As the dust settles on our season, it is time to reflect and see where things went right and wrong – and judge whether Arsene Wenger’s assessment is correct.
Here are some of his words from the past few weeks after being asked to identify why we failed to properly challenge for the title.
“We are the best away team…” “…we have the technical quality to win the league but certainly not the defensive solidity…” “…it is as well the season that we produced our best games ever – but in the end it was difficult to get over the line.”
Before I begin ranting and dissecting, here are some pertinent statistics:
- Ours is the lowest league-best away points total (31) in the 16 year-history of 38-game Premiership seasons
- It was Arsenal’s joint-worst season for goals conceded (43, same as 99/00) over the same period
- Our points total (68) would have put us in fifth position in the past three seasons
- We accrued our lowest home points total (37) since 1996/97
- We had the worst conversion rate of half-time leads in Wenger’s reign (11 points lost, claiming 78.4% of potential points)
- On the plus side, we scored our highest number (39) of away goals in all the 38-game Premier League seasons…
- …but also conceded the highest total (28) of away goals in the same period.
Wenger, as is typical with most managers, has over-played the achievements of this season.
The argument about us being the best away team is the most deceptive of all considering that in the past seven years the best away points total has been way above our 31: 36 last season, 44, 42, 42, 39 and 48. Indeed, in the past five years (the Ashburton Grove era), 31 has been our average away points total, compared to 36 in the five previous years. So our away performances this year haven’t really been out of the ordinary, it’s just everyone else’s has been unusually poor – Man U claiming 25 points and Chelsea 26.
He is on more solid ground when acknowledging how weak our defence has been, even though it had appeared to be stronger since the departures of Silvestre, Gallas and Campbell and the limited involvement of Almunia. Look particularly at the goals conceded away – 28 this year and on the rise for the past seven seasons. It is worth noting that Wenger’s championship teams conceded, in reverse order, 12, 11 and 23 goals away all season. In fairness, this season’s champions conceded 25 though last season’s conceded 16.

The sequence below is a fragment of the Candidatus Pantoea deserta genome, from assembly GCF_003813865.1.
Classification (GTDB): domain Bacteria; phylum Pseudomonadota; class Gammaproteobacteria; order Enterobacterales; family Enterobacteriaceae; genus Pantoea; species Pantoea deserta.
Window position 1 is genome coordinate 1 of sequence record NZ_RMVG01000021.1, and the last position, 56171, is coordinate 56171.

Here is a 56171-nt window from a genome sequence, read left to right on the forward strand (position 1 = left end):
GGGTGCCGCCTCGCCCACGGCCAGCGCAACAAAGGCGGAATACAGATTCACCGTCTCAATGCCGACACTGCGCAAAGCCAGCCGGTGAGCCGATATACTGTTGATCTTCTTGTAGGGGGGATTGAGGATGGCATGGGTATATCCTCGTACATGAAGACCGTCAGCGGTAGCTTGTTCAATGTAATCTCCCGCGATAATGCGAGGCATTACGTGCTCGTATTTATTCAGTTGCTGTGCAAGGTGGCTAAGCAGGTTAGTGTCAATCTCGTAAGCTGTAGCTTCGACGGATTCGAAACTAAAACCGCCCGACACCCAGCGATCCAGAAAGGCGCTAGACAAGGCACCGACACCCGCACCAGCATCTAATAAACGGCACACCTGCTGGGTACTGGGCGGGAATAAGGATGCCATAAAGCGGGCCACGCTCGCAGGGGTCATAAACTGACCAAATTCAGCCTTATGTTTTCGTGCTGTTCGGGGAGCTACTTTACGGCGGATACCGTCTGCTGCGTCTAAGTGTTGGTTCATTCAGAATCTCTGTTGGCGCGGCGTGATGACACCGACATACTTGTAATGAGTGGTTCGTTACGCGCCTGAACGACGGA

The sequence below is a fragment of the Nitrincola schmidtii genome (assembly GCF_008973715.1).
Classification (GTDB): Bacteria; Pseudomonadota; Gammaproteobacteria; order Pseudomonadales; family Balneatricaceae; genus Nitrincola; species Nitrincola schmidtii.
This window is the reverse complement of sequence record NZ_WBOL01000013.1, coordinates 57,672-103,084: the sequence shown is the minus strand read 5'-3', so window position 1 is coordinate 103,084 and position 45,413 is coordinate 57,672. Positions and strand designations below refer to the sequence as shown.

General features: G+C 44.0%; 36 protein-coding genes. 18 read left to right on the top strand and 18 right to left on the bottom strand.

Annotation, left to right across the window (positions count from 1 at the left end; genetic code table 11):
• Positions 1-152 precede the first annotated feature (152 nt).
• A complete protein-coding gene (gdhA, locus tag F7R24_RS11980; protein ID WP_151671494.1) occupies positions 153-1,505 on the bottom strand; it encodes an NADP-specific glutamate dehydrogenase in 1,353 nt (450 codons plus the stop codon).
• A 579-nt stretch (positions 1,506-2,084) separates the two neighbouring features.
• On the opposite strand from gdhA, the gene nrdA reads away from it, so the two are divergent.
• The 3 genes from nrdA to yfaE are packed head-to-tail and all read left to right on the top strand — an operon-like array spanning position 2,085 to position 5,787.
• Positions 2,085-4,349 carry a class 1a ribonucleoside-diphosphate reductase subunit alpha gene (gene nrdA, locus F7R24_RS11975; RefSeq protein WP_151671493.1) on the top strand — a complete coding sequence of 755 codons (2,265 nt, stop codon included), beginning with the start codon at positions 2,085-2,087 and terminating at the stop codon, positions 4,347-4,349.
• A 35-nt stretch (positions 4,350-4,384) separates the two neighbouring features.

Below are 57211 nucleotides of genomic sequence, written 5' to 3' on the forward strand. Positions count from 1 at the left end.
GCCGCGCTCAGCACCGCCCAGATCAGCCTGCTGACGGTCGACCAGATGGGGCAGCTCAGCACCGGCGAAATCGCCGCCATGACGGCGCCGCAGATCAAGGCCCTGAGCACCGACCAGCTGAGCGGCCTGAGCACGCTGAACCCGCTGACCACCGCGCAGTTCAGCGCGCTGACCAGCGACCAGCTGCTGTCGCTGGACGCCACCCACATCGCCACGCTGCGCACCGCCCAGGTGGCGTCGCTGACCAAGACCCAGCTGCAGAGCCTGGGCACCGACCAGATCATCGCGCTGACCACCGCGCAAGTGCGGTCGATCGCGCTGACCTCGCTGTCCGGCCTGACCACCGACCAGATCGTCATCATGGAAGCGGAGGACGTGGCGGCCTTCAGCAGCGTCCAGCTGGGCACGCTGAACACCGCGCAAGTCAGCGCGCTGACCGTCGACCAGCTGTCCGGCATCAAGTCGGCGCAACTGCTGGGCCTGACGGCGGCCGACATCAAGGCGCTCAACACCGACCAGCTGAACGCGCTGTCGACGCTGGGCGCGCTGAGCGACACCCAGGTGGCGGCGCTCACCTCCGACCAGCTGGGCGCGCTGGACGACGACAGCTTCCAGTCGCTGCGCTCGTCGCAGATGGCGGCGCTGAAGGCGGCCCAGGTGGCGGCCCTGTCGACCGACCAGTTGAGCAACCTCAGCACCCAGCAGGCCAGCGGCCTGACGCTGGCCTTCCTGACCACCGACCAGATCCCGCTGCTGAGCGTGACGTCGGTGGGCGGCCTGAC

The Emirates effect
Meanwhile, moving off on a slight tangent, I wonder if there is a clue to be found in our Ashburton Grove statistics about why we’ve never managed to be seen as champions-in-waiting.
Our home points total since moving to Ashburton Grove has been on average almost three less per season than the previous five years at Highbury (42.2 compared to 45). That is not that staggering but is obviously a factor in our performance, especially since Man U and Chelsea have averaged 50.6 and 44.4 respectively over the same time.
What could be of more significance is that although our defence is performing better since the move (average 0.77 goals conceded per game, 14.6 over the season, compared to 0.96 and 18.2), the attack has dried up by a greater amount and is scoring almost one goal less per game: 2.02gpg (38.4 per season) compared to 2.9gpg (46.2) in the last five years Highbury.
I wonder if our drop in firepower could be a factor in the side failing to generate genuine championship excitement and momentum? Teams come to the Grove knowing it is unlikely they will get blown away and for a side that will always need to rely on its attack more than its defence, it is a major flaw. It also casts Wenger’s claim that we have the technical quality to win the league in a different light.
It’s all relative
This was a season of opportunity which has been wasted. Man Utd were weaker than previous years, Chelsea suffered from injuries and loss of form and the title could have been ours if Wenger had made the right investment last summer. Instead we were equally weaker and couldn’t move above them. The fact that our points total would have only been good enough for fifth place in the past three seasons shows how the top sides’ performance dipped.
Today, the wider footballing world appears to have finally reached the same conclusions on a number of players and the faults of the team (defensive weakness, lack of balance in the team, not enough quality in depth) that most Arsenal supporters grasped last year, if not earlier.
Wenger failed to identify them at that time and so they remained evident throughout this season. His comments about how we produced some of our “best games ever” this year do not inspire hope that the penny has dropped for Wenger yet.